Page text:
Adding Texture To Your Photos with Curves Adjustment Layers

Final photo created using curves adjustment layers

Hard Edge: If you want a clean dividing line between your selection and the rest of the selection, use the Quick Selection tool to make your selection. To use it, simply click on the area you want selected and then keep clicking on other areas to add them to the selection. As you do so, Photoshop will add areas to your selection. If parts of the image that you do not want get added to your selection, hold down the Alt key (or Option key on a Mac) while clicking on that area to remove them.

When you do so, Photoshop will show the edge of your selection with a moving dotted line. Most people refer to these as the marching ants.

graphic showing a selection made for a curves adjustment layer

Create the selection before you create the Curves Adjustment Layer. Since you will have a selection made when you create a Curves Adjustment Layer, Photoshop will automatically create a mask for you. The selection portion will be white and the rest of the picture will be black. In your layers palette, it will look like this:

Gravestone layers

Soft Edge: To create a selection that blends in naturally with its surroundings, use the Brush tool. Create the Curves Adjustment layer first (Layer > New Adjustment Layer > Curves). When you do so, a mask will automatically be created along with your new layer. It will be white, meaning that any changes you make to the image will be applied to the image. Press Ctrl+I to invert the mask, which will make it black. When the mask is black, you will see no changes to the image that were made in that layer. Why would you do that? Because now you are going to select your Brush tool and you will paint with white. You will paint only where you want the effect of your Curves Adjustment Layer to be applied.

Just click and paint on the image where you want the effect. You will see no change to the image as you do so. However, later when you make changes to the curve, they will impact only the area you have selected. If this doesn’t make sense to you now, I will show an example of this below that might help.

The pixels you see in the histogram for the Curves Adjustment Layer are only those for the area you have selected. As per usual with a histogram, the darker tones are to the left and the lighter tones are to the right. We need to make the darker tones slightly darker and the lighter tones slightly lighter. We could do this in one of two ways:

  1. Drag in the end points. You can pull the black and point to the right and the white and point to the left which will have the effect of steeping the curve for your selection.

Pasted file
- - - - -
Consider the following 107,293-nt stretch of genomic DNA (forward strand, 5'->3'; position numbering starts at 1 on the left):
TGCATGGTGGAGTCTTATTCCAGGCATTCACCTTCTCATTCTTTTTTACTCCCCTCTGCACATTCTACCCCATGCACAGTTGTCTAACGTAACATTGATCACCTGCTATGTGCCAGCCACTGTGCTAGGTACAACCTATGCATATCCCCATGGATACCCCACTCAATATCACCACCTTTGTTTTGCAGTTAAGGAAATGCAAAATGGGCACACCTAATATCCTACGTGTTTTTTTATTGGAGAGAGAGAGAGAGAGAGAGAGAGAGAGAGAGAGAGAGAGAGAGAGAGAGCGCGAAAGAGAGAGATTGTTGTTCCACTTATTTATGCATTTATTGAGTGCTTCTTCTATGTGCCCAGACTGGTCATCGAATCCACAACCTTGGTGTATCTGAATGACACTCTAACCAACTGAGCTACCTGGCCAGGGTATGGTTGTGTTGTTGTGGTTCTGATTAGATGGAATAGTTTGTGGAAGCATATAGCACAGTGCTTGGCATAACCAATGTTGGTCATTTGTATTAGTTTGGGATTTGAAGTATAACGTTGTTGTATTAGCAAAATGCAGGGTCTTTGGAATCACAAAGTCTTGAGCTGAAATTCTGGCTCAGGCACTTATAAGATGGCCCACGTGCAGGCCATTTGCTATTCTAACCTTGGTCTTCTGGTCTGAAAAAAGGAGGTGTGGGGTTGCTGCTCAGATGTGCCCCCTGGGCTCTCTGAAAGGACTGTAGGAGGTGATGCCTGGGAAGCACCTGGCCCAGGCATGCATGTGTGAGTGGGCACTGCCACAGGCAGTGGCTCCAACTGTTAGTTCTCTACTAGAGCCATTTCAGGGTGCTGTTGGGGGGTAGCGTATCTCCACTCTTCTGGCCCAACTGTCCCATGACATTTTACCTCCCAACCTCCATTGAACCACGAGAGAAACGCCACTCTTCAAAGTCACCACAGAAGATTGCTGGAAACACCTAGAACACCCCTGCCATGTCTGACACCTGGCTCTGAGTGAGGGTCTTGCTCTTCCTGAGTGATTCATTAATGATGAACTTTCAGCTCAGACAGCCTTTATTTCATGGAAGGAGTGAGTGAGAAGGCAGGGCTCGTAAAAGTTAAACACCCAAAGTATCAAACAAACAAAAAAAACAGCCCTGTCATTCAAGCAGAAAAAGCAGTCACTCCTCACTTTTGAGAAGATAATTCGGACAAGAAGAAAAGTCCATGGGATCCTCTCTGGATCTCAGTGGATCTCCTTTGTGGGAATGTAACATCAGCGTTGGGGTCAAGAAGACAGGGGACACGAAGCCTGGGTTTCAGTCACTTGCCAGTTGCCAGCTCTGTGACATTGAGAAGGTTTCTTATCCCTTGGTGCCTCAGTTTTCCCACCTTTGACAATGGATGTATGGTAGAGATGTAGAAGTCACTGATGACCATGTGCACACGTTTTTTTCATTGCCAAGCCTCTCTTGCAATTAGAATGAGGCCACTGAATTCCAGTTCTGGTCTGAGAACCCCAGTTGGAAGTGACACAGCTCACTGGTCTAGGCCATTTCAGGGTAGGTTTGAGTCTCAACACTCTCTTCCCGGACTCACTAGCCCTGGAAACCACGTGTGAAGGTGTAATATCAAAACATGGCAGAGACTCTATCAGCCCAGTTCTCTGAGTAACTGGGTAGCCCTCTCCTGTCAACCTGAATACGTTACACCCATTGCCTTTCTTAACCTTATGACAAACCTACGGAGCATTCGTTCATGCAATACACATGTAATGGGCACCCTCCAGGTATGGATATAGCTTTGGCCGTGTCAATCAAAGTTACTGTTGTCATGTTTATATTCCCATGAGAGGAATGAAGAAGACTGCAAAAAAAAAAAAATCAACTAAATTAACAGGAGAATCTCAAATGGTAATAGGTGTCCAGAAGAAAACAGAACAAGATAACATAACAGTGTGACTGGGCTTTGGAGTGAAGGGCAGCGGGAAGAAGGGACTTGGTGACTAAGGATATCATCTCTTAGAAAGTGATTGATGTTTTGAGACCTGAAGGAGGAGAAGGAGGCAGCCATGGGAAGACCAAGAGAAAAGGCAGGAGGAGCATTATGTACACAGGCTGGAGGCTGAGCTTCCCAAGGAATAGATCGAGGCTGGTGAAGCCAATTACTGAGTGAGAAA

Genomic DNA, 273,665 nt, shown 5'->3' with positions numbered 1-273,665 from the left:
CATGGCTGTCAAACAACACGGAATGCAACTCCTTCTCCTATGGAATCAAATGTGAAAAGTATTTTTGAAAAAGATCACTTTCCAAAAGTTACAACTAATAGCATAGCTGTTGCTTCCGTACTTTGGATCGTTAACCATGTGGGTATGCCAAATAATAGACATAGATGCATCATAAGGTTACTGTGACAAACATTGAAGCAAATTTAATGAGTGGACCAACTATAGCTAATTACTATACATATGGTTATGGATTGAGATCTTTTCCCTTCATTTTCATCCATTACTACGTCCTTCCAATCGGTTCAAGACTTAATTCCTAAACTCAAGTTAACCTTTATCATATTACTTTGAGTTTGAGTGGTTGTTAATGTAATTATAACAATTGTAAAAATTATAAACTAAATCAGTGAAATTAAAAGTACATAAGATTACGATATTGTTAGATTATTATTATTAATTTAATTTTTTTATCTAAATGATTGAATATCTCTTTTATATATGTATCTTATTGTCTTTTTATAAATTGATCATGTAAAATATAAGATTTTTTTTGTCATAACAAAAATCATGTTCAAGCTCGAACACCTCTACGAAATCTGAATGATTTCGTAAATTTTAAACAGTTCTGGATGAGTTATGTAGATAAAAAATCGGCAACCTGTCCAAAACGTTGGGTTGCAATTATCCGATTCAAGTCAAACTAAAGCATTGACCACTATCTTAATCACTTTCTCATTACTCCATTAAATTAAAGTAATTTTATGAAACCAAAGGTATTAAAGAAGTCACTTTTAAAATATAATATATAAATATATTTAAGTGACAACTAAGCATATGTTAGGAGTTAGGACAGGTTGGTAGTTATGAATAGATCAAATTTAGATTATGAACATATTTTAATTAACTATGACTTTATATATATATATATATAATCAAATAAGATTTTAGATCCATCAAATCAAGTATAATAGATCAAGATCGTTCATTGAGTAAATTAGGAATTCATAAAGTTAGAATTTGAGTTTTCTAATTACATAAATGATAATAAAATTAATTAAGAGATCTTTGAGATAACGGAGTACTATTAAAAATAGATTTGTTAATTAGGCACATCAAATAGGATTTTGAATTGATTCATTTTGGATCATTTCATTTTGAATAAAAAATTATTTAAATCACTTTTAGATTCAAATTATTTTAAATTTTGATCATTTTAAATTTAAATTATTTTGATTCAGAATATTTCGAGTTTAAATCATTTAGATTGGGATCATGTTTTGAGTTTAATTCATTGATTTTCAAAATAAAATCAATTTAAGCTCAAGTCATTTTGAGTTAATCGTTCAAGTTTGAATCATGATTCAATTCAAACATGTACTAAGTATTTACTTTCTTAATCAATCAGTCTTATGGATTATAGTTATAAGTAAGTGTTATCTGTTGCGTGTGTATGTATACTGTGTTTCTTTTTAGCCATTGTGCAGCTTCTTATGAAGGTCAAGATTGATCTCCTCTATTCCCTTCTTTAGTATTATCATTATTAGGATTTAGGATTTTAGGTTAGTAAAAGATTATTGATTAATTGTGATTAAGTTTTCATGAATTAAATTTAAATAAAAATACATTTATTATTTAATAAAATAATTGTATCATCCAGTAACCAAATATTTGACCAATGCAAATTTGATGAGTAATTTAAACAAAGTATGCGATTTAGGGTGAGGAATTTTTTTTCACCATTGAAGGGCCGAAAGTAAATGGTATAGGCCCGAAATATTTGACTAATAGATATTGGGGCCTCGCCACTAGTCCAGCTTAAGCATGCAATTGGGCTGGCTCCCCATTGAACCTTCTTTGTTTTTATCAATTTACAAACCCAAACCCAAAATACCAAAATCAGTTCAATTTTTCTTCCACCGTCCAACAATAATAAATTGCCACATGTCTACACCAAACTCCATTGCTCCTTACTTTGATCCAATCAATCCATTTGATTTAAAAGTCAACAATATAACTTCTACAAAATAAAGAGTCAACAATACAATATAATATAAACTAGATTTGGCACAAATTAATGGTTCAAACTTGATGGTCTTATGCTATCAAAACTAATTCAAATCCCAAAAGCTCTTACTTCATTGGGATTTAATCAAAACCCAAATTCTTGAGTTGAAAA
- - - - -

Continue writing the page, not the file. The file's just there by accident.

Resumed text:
2. Pull down on the curve on the left side and pull up on the curve on the right side. This will also have the effect of steeping the curve in the meat of your selection.
graphic showing before and after photos using curves adjustment layer to create texture
As you saw above, I created a selection of the front gravestones. I created a Curves Adjustment Layer, which automatically created a mask. When you see the histogram, it is only for the pixels within your selection. Here I have steepened the curve by pulling down on the line on the left side of the histogram and pushing up on the line on the right side of the histogram. This adds contrast to the pixels within the selection.

It really doesn’t matter how you go about modifying the curve as long as you are steeping the curve within the area where most of the pixels reside. When you Steven the curve you are adding contrast. This contrast within the selection adds texture to it.

To finish the picture, the only other thing I did was add a little bit of darkening to the right side (of course using a Curves Adjustment Layer). After doing that, here is the before and after of the photo:

photo before and after curves adjustment layers to create texture

A couple thoughts before we leave this topic:

  • The idea here is to keep the brightness values the same. You are only looking to add to contrast. Therefore, click on the little eyeball in front of each layer to check your brightness values it. Of course, you can make your selections lighter or darker depending on your purposes.
  • You might find that making changes in the manner suggested in this article adds a little bit of a color cast to your photo. That is because when you change the curve you are changing it for all color channels equally. Some colors may be more prominent in some areas of the histogram than others. If you want to fix that, check the histogram for the individual color channels in your curves adjustment later. If you don’t know how to do that, we’ll cover it in another article.
  • This may take you a while to work through at first. After a while, you will fly through the process and it will only take seconds.

The Curves Adjustment Layer is the most powerful tool in Photoshop. Frankly, I believe it is the most powerful tool in any photography post-processing application. You can use it to change brightness, contrast, color, sharpness, and (as we saw here) texture. Using it in this way, you have complete control over what areas of the picture you want to change, and how much contrast you want to add.

Keep in mind that all we have done here is add texture. You might be thinking to yourself that you could do that just was well, and perhaps simpler, with another tool or other software. You would not have the degree of control though, either over the selection or over the adding of the texture. Perhaps more importantly, however, is the fact that you can use Curves Adjustment Layers to brighten or darken or adjust the color at the same time. In this case, I tried to keep the relative brightness values about the same. I made no change to color at all. But I could have. We’ll get into that in future articles.

In the next article we will see how to use it to increased clarity in your photos.